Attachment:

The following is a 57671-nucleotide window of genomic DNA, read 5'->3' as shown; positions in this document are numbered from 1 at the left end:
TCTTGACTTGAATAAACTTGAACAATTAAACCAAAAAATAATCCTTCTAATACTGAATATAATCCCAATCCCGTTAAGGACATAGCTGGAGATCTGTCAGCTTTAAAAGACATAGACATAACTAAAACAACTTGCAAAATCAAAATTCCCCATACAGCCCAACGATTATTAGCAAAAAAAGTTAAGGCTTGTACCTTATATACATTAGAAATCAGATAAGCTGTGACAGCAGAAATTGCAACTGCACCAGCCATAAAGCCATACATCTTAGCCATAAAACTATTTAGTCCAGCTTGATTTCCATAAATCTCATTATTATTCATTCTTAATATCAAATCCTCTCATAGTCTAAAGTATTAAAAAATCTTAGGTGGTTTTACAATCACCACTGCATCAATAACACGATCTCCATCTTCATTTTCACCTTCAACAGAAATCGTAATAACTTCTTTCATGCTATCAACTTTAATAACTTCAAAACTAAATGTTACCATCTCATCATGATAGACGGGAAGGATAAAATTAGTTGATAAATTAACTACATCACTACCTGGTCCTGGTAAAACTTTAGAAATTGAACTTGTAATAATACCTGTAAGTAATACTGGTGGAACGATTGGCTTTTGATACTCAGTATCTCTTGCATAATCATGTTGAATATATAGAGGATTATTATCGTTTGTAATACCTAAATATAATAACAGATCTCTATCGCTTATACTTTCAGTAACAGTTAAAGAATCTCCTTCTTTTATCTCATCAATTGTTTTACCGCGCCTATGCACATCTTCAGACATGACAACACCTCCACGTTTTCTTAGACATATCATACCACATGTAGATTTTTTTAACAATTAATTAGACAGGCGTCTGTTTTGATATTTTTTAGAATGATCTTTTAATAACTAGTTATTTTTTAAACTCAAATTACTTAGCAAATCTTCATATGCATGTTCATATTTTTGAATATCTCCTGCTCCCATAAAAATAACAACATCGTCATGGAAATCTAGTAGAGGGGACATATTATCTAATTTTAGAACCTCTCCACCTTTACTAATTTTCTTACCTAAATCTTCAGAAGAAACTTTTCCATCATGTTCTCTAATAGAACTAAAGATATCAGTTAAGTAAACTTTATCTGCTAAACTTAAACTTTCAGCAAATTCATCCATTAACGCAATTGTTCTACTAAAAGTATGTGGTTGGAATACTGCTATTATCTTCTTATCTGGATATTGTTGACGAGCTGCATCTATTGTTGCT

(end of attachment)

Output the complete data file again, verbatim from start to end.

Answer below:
The following is a 57671-nucleotide window of genomic DNA, read 5'->3' as shown; positions in this document are numbered from 1 at the left end:
TCTTGACTTGAATAAACTTGAACAATTAAACCAAAAAATAATCCTTCTAATACTGAATATAATCCCAATCCCGTTAAGGACATAGCTGGAGATCTGTCAGCTTTAAAAGACATAGACATAACTAAAACAACTTGCAAAATCAAAATTCCCCATACAGCCCAACGATTATTAGCAAAAAAAGTTAAGGCTTGTACCTTATATACATTAGAAATCAGATAAGCTGTGACAGCAGAAATTGCAACTGCACCAGCCATAAAGCCATACATCTTAGCCATAAAACTATTTAGTCCAGCTTGATTTCCATAAATCTCATTATTATTCATTCTTAATATCAAATCCTCTCATAGTCTAAAGTATTAAAAAATCTTAGGTGGTTTTACAATCACCACTGCATCAATAACACGATCTCCATCTTCATTTTCACCTTCAACAGAAATCGTAATAACTTCTTTCATGCTATCAACTTTAATAACTTCAAAACTAAATGTTACCATCTCATCATGATAGACGGGAAGGATAAAATTAGTTGATAAATTAACTACATCACTACCTGGTCCTGGTAAAACTTTAGAAATTGAACTTGTAATAATACCTGTAAGTAATACTGGTGGAACGATTGGCTTTTGATACTCAGTATCTCTTGCATAATCATGTTGAATATATAGAGGATTATTATCGTTTGTAATACCTAAATATAATAACAGATCTCTATCGCTTATACTTTCAGTAACAGTTAAAGAATCTCCTTCTTTTATCTCATCAATTGTTTTACCGCGCCTATGCACATCTTCAGACATGACAACACCTCCACGTTTTCTTAGACATATCATACCACATGTAGATTTTTTTAACAATTAATTAGACAGGCGTCTGTTTTGATATTTTTTAGAATGATCTTTTAATAACTAGTTATTTTTTAAACTCAAATTACTTAGCAAATCTTCATATGCATGTTCATATTTTTGAATATCTCCTGCTCCCATAAAAATAACAACATCGTCATGGAAATCTAGTAGAGGGGACATATTATCTAATTTTAGAACCTCTCCACCTTTACTAATTTTCTTACCTAAATCTTCAGAAGAAACTTTTCCATCATGTTCTCTAATAGAACTAAAGATATCAGTTAAGTAAACTTTATCTGCTAAACTTAAACTTTCAGCAAATTCATCCATTAACGCAATTGTTCTACTAAAAGTATGTGGTTGGAATACTGCTATTATCTTCTTATCTGGATATTGTTGACGAGCTGCATCTATTGTTGCT